Summer 2010 Index

Religion and State Index for the second half of 2010: 80% of the Jewish public objects to new religious legislation; 75% favor decreasing funding for yeshivas

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Summer 2010 Index Religion and State Index for the second half of 2010: 80% of the Jewish public objects to new religious legislation; 75% favor decreasing funding for yeshivas The second half of 2010 saw a significant rise in support for religious freedom and for greater equality in shouldering the national burden, according to the public opinion survey Religion and State Index – Summer 2010. The study was carried out by the Smith Research Institute on behalf of Hiddush – Religious Freedom for Israel. The survey found that 80% of the Jewish public is opposed to new religious legislation, compared to 70% in the winter index. 59% of the public wants a separation of religion and state, compared to 55% in the previous index. 61% support recognition for all types of marriage, up from 55% in the winter index. 75% support reducing funding for yeshivas, compared to 68% half a year ago.

This year, which contained so many incidents in the areas of religion and state, also impacted the national agenda. Nearly three quarters of the Jewish public in Israel (73%) view the tension between ultra-Orthodox and secular Jews as the greatest (49%) or second-greatest tension (24%) in Jewish society. This represents a substantial increase, up from 65% in the winter index. Next in severity comes the tension between the political right and left, with only 44%. The tension between Mizrahim and Ashkenazim received only 23% despite the Immanuel affair.

The head of Hiddush, Rabbi Uri Regev, said in response: “A wide and profound chasm yawns between the public’s desire for religious freedom and equality in shouldering the burden and the coalition’s fire sale of rights belonging to the Zionist majority. It is difficult to understand the government members who are wrapping up another year of giving in to the haredi parties’ extortion, and it looks like they are readily marching toward a new year of kowtowing to the tyranny of the haredi minority.”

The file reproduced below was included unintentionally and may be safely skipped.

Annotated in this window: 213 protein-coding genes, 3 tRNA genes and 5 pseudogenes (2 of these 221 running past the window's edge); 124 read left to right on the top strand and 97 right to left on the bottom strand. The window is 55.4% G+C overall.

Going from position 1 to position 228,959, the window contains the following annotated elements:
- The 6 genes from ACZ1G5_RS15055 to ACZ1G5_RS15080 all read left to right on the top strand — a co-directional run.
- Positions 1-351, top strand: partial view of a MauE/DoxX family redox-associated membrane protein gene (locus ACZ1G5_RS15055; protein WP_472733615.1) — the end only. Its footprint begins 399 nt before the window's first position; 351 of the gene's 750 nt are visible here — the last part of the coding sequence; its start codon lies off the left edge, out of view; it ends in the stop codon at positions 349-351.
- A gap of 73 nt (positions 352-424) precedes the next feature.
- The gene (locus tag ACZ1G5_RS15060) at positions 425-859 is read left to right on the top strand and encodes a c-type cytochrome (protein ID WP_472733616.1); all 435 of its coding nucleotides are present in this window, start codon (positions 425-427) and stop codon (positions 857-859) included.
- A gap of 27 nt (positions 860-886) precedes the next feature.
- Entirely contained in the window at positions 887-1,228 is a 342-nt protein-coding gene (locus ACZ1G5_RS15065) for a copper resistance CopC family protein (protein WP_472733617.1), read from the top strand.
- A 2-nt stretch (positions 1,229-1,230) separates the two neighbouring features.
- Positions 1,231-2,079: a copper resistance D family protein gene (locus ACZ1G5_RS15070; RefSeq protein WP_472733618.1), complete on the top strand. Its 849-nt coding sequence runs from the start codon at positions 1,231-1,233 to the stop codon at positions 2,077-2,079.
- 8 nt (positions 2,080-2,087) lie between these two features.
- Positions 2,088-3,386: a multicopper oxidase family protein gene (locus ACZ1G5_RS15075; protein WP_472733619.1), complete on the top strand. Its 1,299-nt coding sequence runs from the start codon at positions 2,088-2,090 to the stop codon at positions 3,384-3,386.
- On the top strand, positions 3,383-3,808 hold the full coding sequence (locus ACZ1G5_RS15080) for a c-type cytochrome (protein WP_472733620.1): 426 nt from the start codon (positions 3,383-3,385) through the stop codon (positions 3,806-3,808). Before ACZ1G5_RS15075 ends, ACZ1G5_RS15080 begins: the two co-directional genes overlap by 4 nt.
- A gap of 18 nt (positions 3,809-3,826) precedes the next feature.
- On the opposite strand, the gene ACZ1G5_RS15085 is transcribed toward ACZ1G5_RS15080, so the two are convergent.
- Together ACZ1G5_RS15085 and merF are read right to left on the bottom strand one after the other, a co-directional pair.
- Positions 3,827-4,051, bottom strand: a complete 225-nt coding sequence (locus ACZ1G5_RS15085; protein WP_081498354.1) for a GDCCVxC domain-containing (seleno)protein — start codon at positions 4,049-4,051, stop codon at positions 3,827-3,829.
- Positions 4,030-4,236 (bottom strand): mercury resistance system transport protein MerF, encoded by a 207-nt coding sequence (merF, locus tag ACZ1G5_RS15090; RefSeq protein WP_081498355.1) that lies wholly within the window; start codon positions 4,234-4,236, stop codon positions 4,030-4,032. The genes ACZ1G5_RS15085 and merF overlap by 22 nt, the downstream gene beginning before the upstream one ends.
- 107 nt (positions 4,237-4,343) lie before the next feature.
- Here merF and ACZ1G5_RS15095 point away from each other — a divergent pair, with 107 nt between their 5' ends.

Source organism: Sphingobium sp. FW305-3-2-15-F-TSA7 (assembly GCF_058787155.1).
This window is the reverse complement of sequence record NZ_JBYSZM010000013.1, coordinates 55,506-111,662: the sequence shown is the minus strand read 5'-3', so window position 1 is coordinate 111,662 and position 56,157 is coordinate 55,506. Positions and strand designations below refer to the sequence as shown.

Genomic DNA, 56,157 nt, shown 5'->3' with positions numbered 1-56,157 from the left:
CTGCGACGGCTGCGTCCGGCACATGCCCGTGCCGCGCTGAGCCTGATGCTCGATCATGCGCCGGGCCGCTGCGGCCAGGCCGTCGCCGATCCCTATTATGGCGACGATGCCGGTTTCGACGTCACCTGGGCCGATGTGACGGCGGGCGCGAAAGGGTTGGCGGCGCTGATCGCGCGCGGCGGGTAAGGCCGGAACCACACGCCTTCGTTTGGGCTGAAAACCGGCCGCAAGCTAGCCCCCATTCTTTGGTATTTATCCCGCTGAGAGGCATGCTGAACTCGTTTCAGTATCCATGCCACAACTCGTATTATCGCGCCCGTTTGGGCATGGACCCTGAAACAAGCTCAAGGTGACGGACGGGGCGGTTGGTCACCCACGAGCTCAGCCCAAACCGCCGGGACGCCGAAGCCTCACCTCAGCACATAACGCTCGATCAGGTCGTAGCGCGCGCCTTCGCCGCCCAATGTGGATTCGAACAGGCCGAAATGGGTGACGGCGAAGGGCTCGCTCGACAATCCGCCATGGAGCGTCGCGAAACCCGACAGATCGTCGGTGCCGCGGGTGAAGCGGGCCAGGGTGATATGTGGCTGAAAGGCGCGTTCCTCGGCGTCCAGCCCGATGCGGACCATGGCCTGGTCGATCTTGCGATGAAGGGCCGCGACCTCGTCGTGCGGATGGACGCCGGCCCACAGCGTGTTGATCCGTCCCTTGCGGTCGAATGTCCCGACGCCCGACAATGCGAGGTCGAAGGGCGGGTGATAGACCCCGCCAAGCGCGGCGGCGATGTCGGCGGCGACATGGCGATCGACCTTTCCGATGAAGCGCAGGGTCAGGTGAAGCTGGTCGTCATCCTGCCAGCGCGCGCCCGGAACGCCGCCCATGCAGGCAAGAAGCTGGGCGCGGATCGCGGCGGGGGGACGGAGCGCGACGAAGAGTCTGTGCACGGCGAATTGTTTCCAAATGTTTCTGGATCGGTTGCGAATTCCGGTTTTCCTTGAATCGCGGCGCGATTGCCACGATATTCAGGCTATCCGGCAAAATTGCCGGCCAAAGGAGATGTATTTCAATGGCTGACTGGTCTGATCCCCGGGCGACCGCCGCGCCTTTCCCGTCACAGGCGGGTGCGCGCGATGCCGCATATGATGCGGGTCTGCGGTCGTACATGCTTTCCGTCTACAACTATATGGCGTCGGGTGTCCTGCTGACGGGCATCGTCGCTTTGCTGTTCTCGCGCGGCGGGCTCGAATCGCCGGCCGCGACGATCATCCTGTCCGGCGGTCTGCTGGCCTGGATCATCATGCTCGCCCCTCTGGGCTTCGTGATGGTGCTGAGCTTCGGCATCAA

Regev added: “Benjamin Netanyahu will not be able for long to let the wheeler-dealers of the haredi parties impose religious fanaticism here, transfer astronomical sums from the public coffers to their institutions, and perpetuate the shirking of military service, work, and education. He will not be able for long to continue with the policy that is causing irreparable damage to the state’s economy and to its security. The conclusion is clear: A civilian emergency government must be formed to carry out the necessary civilian revolution and stop the buying of government at the expense of our children’s future.”

The Religion and State Index is a semi-annual public opinion study that Hiddush commissions to monitor the state of mind on matters of religion and state. The study is published twice a year, on the eve of Rosh Hashanah and the eve of Passover. The current index is based on a poll that was conducted in mid-July among an unusually large sample of 800 people from the adult Jewish population. As usual, the index checked the public’s attitude toward a long list of matters that preoccupied it this year. Here are some of the topics:

Core curriculum. Three quarters of the general public (76%) think that haredi schools should be required to teach the state’s core curriculum, which includes mathematics, English, sciences, and civics. 62%, nearly two thirds of the Jewish public, favors withholding funding from schools that do not teach the core curriculum, including 80% of Likud voters.

Getting haredim out to work. Three out of every four (75%) support a reduction in funding for yeshivas and big families to impel haredi men to get a job. This represents a 7% increase from 68% in the January study.

Burial site fights. Two thirds of respondents (67%), including 52% of the religious ones, are in favor of vacating ancient graves for construction purposes.

Racism in Immanuel. 80% of the Jewish public thinks that the admission quotas for Sephardim at Ashkenazi haredi schools constitute ethnic discrimination. 73% of respondents, nearly three quarters, thought that the state should not finance institutions that have admission quotas for Sephardim.

Marriage and conversion. 61% of the Jewish public wants Israel to recognize all types of marriage. This is a significant increase of 6% over the January index (55%). 61% of the Jewish public supports breaking the Orthodox monopoly on conversion and state recognition of the various conversion tracks customary to the Jewish people.

Gender-segregated bus lines. 70% are in favor of either abolishing the arrangement (40%) or shrinking it (30%). Only 8% of the public would like to see more bus lines that separate men and women.

Further info in Hebrew on Maariv

Further info in Hebrew on Globes

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